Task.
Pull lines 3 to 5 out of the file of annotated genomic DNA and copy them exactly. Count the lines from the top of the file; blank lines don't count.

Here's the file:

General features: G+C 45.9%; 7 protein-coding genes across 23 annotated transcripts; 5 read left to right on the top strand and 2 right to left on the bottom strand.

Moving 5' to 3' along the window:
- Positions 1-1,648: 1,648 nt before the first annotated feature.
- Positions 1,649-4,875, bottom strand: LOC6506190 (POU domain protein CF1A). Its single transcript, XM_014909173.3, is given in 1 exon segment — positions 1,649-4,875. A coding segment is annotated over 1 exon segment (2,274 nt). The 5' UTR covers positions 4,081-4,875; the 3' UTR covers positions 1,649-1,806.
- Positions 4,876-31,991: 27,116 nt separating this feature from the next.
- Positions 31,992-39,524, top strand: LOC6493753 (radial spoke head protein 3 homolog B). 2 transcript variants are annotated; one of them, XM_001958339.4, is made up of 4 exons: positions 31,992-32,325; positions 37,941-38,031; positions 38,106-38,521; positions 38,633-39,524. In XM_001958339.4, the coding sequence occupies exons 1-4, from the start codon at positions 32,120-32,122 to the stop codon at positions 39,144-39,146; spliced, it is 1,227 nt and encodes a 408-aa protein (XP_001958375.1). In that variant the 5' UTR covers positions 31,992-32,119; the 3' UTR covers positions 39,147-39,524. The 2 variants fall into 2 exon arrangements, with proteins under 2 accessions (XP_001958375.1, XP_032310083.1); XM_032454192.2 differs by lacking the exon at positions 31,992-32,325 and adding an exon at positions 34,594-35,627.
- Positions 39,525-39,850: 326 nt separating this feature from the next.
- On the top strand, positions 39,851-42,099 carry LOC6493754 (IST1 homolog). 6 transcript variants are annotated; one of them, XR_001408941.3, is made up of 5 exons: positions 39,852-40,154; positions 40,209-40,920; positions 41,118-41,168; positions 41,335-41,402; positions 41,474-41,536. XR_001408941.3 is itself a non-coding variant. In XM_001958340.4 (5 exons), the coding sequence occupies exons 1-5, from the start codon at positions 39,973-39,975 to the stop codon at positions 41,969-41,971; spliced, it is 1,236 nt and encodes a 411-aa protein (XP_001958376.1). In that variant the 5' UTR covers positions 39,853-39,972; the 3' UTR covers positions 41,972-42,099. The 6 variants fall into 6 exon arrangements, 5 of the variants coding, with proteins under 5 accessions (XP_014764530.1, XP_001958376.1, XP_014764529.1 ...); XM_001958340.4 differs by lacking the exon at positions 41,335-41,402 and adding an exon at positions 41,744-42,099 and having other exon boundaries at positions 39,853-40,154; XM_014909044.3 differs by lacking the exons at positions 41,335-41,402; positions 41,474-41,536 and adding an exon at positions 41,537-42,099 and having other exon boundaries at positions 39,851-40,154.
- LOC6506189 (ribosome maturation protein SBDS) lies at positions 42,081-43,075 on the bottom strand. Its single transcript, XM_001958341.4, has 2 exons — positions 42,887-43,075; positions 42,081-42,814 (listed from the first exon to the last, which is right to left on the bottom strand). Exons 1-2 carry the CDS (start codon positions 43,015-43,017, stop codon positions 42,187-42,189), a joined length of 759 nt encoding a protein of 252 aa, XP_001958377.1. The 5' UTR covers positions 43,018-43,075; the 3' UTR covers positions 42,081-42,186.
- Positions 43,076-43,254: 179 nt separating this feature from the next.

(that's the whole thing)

- Positions 1-1,648: 1,648 nt before the first annotated feature.
- Positions 1,649-4,875, bottom strand: LOC6506190 (POU domain protein CF1A). Its single transcript, XM_014909173.3, is given in 1 exon segment — positions 1,649-4,875. A coding segment is annotated over 1 exon segment (2,274 nt). The 5' UTR covers positions 4,081-4,875; the 3' UTR covers positions 1,649-1,806.
- Positions 4,876-31,991: 27,116 nt separating this feature from the next.